There’s never a better time to indulge in the purchase of a new book (or three) than the holiday season. And to help you narrow down your own wish-list and connect you with that perfect gift for someone close to your heart, I’ve made this holiday shopping guide just for you.
Featured below are some of the best books of 2019 each with their own “for the person who…” blurb. Have a scroll and let me know in the comments which books you’ll be picking up.
The Starless Sea by Erin Morgenstern
For the person who seeks adventure and loves to explore fantasy worlds.
Are you lost, or are you exploring?
Get ready to be drawn into the mysteries at the heart of the Starless Sea. All those bees and keys and swords and crowns. Get ready to be swept away by the beauty of words formed into sentences and sentences formed into concepts. There are stories within stories here, each intricately connected, each building to the mystery and its eventual unraveling. You can choose whether to lose yourself within an individual story and then you can choose to lose yourself within the entire honeycomb. It’s a very Alice-like experience, much like our main character Zachary Ezra Rawlins himself notes.
If there’s one book every book-lover needs beneath their Christmas tree, it is this one. At its heart, The Starless Sea is a love letter to stories, their telling, and libraries; in its entirety, it is the bookish adventure of the year.
The Dutch House by Ann Patchett
For the person who’s always got a book in hand.
Whether you already love historical fiction or are interested in dipping in your toes, The Dutch House is story magic! It’s got a little bit of Cinderella (think evil stepmother) and Paradise Lost (think banishment). At the heart of the story, as well as being the heart of the story, are siblings Danny and Maeve. It’s also the story about a house and the magnetic push-pull relationship that develops between us and the place we call home.
The Giver of Stars by Jojo Moyes
For the romantic who dreams of the wild.
The Giver of Stars will take you on a journey across mountains and rock-studded riverbeds. It’s historical fiction based on the real-life story of the packhorse librarians. Set in a small town in 1930s Kentucky, this story will make you feel all the feels and ultimately leave you feeling heart-warmed.
Ask Again, Yes by Mary Beth Keane
For the person who loves drama — and their family.
Every family’s got their ups and downs — that’s what can make the fictional escape into other people’s drama so strangely relaxing. The tragedy that set the Stanhope and Gleeson families at odds in Ask Again, Yes is next level. The question is, how much can one person, one couple, one family forgive? This story is full of compassion (and forgiveness) and will make you reach out and hug the ones you love.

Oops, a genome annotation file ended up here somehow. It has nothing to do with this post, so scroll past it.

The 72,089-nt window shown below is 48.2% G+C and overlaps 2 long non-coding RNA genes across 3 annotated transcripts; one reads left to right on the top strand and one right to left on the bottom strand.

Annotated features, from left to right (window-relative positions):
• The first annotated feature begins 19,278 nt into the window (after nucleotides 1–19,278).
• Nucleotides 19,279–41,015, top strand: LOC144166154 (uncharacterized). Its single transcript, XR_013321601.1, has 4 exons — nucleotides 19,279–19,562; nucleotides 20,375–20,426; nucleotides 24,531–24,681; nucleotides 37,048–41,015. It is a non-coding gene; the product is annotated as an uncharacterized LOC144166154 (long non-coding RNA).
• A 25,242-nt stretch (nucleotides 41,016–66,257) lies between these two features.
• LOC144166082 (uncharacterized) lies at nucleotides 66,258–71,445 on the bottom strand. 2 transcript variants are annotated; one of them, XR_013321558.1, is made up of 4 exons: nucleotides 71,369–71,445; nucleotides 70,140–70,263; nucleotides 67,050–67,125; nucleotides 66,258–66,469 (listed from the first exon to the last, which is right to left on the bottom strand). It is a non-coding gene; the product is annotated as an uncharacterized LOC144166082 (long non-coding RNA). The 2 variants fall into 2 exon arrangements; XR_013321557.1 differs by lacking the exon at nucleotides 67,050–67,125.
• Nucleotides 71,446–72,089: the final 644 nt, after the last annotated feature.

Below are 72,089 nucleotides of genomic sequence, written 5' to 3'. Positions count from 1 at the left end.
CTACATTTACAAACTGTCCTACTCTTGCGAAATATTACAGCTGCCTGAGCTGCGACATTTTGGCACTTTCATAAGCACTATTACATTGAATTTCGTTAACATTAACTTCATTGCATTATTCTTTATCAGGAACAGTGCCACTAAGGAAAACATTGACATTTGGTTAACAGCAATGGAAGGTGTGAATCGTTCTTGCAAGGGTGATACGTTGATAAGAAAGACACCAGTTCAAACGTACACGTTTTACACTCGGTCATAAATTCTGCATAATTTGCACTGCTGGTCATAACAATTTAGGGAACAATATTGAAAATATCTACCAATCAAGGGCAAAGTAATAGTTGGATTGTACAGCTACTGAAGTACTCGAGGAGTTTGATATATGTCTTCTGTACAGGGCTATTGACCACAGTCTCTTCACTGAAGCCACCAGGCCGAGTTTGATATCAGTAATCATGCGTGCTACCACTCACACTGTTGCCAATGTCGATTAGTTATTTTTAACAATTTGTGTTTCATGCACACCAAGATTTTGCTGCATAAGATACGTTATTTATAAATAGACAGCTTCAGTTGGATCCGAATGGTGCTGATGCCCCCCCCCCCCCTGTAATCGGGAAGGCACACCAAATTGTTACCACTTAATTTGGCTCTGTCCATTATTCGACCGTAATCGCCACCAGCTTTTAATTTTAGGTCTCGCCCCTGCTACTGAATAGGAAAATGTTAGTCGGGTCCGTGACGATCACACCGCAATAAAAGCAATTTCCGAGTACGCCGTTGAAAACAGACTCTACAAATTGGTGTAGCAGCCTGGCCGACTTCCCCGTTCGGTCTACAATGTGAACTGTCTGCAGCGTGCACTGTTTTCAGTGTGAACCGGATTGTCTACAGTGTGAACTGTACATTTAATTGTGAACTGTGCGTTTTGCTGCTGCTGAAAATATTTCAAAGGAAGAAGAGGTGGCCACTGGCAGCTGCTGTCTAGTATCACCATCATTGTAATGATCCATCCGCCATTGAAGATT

An Anonymous Girl by Greer Hendricks and Sarah Pekkanen
For the amateur sleuth.
Would you lie your way into a study on ethics and morality for some quick cash?
There is something very Sherlock Holmesian about the precision of a perfectly executed psychological thriller in which a clinical psychologist faces off against a freelance make-up artist (Jessica Farris). Who, yes, did lie to get herself into that study.
The perfect psychological thriller for puzzle-lovers.
My Lovely Wife by Samantha Downing
For the genius who’s possibly hiding an evil side.
Is it wrong to root for the bad guy/gal?
I don’t have the answer, but I do know that this psychological thriller is one heck of a read. Get ready to have your head messed with in the most spectacular of ways. Think Gillian Flynn’s Gone Girl meets War of the Roses, as this husband and wife team set out to put the ‘fun’ back into dysfunction.
The Doll Factory by Elizabeth Macneal
For the collector who loves to get lost in a book.
There are collectors, and then there are those whose collections include taxidermy, and somehow that (can) takes the term collector into a league all of its creepy own. The Doll Factory is a masterfully executed historical thriller that reads like literary fiction. Set in Victorian England against the backdrop of the Great Exhibition, this is a story to get lost in as much as it is one that will drive the pages forward as the threat (from the collector) grows.
Daisy Jones & The Six by Taylor Jenkins Reid
For the person who loves music (almost) as much as they love books.
If you’re looking for a book that reads like your favorite TV show? Here you go. Daisy Jones & The Six is a book entirely presented as an oral history. It’s the story of the band’s rise to superstardom and their sudden split at the height of their fame. The story may be about a fake band (set in the very real 1970s), but that doesn’t mean that these guys won’t feel entirely real by the end of the novel.